I don't condone murder, but Lu shouldn't have been sent away for what she did. The last thing she wanted to do was kill him. She merely wanted to highlight the complicated dynamic Polo has instilled on everyone in the school once he killed Marina.
Being one of the biggest villains earlier in the series, Lu did not think she deserved to be spared jail for her role, so she started to shut down when her friends and enemies spun a tall tale to keep her out of jail.
As far as endings go, Lu got a decent one. She dropped that wall to allow people into her life and carved out an excellent friendship with Nadia in the process. Nadia's request that the scholarship fund to be split between the two of them in New York was beautiful.
Nadia was tired of the rich kids getting everything they wanted, but she understood what was happening to Lu, and their friendship kicked off from there.
Nadia was on the cusp of something great from the beginning of Elite Season 3, when she tried to move on with her life after everything that happened.
Malick was too good to be true. From the get-go, he was all up in her business under the guise of wanting to go to New York with her. Everyone has an agenda on this series, but I did not expect him to pine after Nadia's brother, Omar.
The way in which the truth about their affair came to light was executed flawlessly. While I doubt Nadia's feelings for Malick were as strong as they were for Guzman, she cared about him dearly.
But Malick was one of the most annoying characters on the series. He wanted to get close to Nadia to look good in his parents' eyes. I understand that he was scared to come out to his parents, but he failed to understand how his actions could have affected Nadia.
Yes, he was offering her lots of things, but his desire to immerse himself in her family made him seem like a deranged stalker.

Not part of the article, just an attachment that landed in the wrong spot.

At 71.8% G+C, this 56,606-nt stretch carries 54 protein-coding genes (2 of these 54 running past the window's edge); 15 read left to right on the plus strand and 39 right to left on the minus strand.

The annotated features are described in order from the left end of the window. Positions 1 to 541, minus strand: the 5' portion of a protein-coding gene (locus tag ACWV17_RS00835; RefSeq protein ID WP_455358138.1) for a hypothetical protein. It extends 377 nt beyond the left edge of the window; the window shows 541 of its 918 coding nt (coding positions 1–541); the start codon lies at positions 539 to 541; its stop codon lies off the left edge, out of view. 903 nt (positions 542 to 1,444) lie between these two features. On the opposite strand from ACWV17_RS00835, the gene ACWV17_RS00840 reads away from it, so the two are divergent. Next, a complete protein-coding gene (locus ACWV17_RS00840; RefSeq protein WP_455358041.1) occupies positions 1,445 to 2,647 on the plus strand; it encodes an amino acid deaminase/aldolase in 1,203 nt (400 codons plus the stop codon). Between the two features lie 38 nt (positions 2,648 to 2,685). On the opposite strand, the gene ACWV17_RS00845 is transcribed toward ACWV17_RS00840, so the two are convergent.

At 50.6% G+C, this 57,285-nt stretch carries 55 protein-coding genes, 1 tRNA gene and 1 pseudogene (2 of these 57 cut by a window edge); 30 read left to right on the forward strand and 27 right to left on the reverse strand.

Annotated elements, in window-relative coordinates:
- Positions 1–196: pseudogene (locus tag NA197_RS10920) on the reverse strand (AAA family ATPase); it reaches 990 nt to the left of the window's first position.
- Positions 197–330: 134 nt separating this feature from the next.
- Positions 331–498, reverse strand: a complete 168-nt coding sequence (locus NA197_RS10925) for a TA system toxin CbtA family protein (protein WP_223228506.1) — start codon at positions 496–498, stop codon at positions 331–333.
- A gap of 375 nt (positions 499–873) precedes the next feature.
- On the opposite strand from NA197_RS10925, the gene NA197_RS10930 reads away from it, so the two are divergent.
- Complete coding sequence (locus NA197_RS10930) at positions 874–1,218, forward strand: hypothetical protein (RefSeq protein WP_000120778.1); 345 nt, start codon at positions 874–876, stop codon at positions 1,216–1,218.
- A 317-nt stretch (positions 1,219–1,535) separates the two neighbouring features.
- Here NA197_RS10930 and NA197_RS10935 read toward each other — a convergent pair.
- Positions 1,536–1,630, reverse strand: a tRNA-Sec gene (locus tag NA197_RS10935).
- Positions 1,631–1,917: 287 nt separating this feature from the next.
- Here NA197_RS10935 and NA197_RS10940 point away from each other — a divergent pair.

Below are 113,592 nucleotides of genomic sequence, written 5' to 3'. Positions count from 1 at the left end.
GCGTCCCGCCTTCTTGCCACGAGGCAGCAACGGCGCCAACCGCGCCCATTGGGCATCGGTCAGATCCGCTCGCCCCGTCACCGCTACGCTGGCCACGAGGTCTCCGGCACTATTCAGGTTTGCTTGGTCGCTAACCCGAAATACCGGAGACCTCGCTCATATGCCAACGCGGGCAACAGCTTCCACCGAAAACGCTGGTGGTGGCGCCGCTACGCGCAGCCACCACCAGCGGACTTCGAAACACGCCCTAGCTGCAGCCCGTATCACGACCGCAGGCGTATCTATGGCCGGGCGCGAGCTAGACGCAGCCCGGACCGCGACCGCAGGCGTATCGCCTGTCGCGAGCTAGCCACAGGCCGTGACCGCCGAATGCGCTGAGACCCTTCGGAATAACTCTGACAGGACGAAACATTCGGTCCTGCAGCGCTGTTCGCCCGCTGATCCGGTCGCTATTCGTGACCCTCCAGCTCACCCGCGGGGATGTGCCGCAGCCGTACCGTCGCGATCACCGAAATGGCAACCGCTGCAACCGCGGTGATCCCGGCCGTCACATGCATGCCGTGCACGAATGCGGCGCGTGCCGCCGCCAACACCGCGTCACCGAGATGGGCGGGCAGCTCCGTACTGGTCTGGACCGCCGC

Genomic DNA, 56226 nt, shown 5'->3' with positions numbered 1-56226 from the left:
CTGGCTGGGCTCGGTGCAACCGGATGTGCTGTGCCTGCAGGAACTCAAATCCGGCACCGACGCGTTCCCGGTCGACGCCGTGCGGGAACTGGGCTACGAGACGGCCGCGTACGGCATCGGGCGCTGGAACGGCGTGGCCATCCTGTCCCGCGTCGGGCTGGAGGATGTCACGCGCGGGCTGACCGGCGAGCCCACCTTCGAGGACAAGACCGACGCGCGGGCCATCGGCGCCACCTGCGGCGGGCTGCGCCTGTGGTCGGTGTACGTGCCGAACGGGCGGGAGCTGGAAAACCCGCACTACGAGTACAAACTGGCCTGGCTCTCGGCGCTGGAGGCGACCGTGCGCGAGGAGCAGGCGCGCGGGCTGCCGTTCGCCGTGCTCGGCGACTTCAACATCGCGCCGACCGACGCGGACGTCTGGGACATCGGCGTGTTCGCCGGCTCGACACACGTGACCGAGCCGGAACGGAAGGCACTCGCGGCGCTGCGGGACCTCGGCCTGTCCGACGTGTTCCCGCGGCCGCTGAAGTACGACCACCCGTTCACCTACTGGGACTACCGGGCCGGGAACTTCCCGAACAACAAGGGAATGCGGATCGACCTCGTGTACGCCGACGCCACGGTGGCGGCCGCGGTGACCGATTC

Elite has multi-layered characters, but Malick was one of the weakest links of the third chapter. He wanted his life to look perfect from the outside ... even if it meant breaking hearts. To get on board with that type of character, there has to be some likable traits.
He was manipulative in the way he pursued Omar, but that's not to say Omar was much better. Omar spent much of his life hiding who he was, and starting with the second season, he became someone different, someone Ander didn't love.
Maybe it was because he wasn't living under his parents' rule. They were not only oppressive, but they were horrid to him. They wouldn't support any of his decisions.
His relationship with Ander has changed dramatically since their first hook up and skipped various steps when Omar moved in because he had nowhere else to go.
Despite the hurdles, they understood how to be in a relationship and that communication was key ... until Ander got diagnosed.
While we could argue that it was thrown in for shock value to kick off Elite Season 3, it was heartbreaking to watch Ander's changing world view. He thought he had his whole life ahead of him, and learning that he could have months or years to live was too much for him to handle.
He took his pain out on the man he loved. In those circumstances, you expect the person you love to always come back to you, but Omar was having secret hookups with Malick.
Omar, as a character, has changed a lot over the years, but he was acting out because he couldn't handle the pressure of being in a relationship with someone who might soon die.
Ander wanted Omar to be happy, so he gave him multiple ways out of the relationship, while also offering Omar to have sex with other people. Ander tried to make Omar was happy and Omar got several chances to own up to his infidelity.
The best assessment of Omar is that he became selfish. Ander's pain as he lied to Omar about having an affair with the boy from the hospital was wonderfully played by Aron Piper.
By the end, though, I would have much preferred Ander to ice Omar from his life completely, but at least Omar realized he couldn't go through with skipping the country.
Now that Ander has the all-clear, his relationship with Omar should flourish. If they continue to clash, they would be better splitting up because they will be in for a lifetime of hurt if they can't put the past behind them.